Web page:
The previous days, due to bad weather, several stork chicks fell from the nest in Mureş county, which were subsequently rescued by the “Milvus Group”. During the annual stork ringing session in Dumbrăvioara, the four healthy chicks (originating from Brâncovenești and Mătrici villages, Mureş county) were placed in four different nests, where the nestlings were successfully adopted by their new families.
The chick placed in the video surveyed nest received the ring with 7082 number and seems to be feeling good along with other young storks. Its story begins at Brâncoveneşti (Mures County), where, because of a severe storm, the original nest collapsed. Unfortunately, in the incident two chicks died, one suffered serious injuries, currently being cared in the Rehabilitation Centre by veterinarians from the Vets4Wild Association. The other two were placed in foster nests yesterday during the ringing action of the offspring. Although seemingly the chicken ringed with the 7082 number hobbles, probably due to minor sprains, he is under surveillance by our specialists.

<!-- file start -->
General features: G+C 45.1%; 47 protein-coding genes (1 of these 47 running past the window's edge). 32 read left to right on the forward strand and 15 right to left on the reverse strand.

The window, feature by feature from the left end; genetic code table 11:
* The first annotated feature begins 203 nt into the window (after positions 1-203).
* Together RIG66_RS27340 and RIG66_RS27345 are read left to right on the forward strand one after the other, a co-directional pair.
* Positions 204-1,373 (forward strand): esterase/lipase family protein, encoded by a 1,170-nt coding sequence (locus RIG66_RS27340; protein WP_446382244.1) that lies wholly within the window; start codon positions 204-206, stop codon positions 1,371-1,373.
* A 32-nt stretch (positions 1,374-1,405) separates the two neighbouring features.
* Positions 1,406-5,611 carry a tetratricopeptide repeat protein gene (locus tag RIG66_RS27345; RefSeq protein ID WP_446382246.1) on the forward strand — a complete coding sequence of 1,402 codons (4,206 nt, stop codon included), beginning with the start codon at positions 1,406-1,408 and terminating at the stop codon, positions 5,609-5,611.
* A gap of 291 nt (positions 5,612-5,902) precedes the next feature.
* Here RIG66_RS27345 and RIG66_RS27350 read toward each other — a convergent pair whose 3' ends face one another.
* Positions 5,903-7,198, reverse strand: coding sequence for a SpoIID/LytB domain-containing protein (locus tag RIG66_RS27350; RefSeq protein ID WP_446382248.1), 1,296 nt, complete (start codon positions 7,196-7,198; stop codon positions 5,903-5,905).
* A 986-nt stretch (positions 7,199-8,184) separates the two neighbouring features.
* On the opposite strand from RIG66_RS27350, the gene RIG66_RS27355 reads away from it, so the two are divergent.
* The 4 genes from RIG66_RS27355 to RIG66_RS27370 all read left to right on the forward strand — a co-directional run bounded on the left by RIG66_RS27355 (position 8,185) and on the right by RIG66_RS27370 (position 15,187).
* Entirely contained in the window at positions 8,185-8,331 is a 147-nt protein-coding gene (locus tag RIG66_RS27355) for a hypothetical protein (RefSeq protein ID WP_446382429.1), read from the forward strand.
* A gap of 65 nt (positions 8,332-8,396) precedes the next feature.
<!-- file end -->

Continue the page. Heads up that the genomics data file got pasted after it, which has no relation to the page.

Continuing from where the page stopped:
On the website of the Association we received several comments about the emergence of a third chick in the surveyed nest and about the adoption procedure. Well, the placement of orphan nestlings in adoptive nests is a practice with broad application in bird conservation and if used with caution, this method has no adverse effects on the original brood. In most cases, the chicks are accepted and raised by the adults as their own offspring.
The Dumbrăvioara adoption is not a unique case, yearly dozens of birds (raptors, owls, storks, etc.) are successfully rescued by this method by the members of the Association. Stork chicks can be reared by humans but if they get natural food and are developing among their peers, they have incomparably greater probability to survive. For these reasons we decided to get one chicken in a nest with chicks of similar age, the camera nest being one of the few suitable.
In yesterday’s action, 22 nestlings (including the four adopted) were ringed in seven nests. This action’s goal is to learn more about the breeding biology and ecology of the species, including migration routes to Africa and dispersion patterns in the breeding grounds.
Each stork receives two rings upon its legs (tibia), one aluminum and one colored ring. The colored ring with the big visible characters enables us to identify them from large distances without catching them again (and so saving some additional stress).
Thus, our findings show that storks ringed in Dumbrăvioara in the last 13 years, now nest in villages even 30 km away, like Iernut or Ogra.
“Milvus Group” is ringing storks for 20 years now with aluminum rings and for 15 years with colored ones.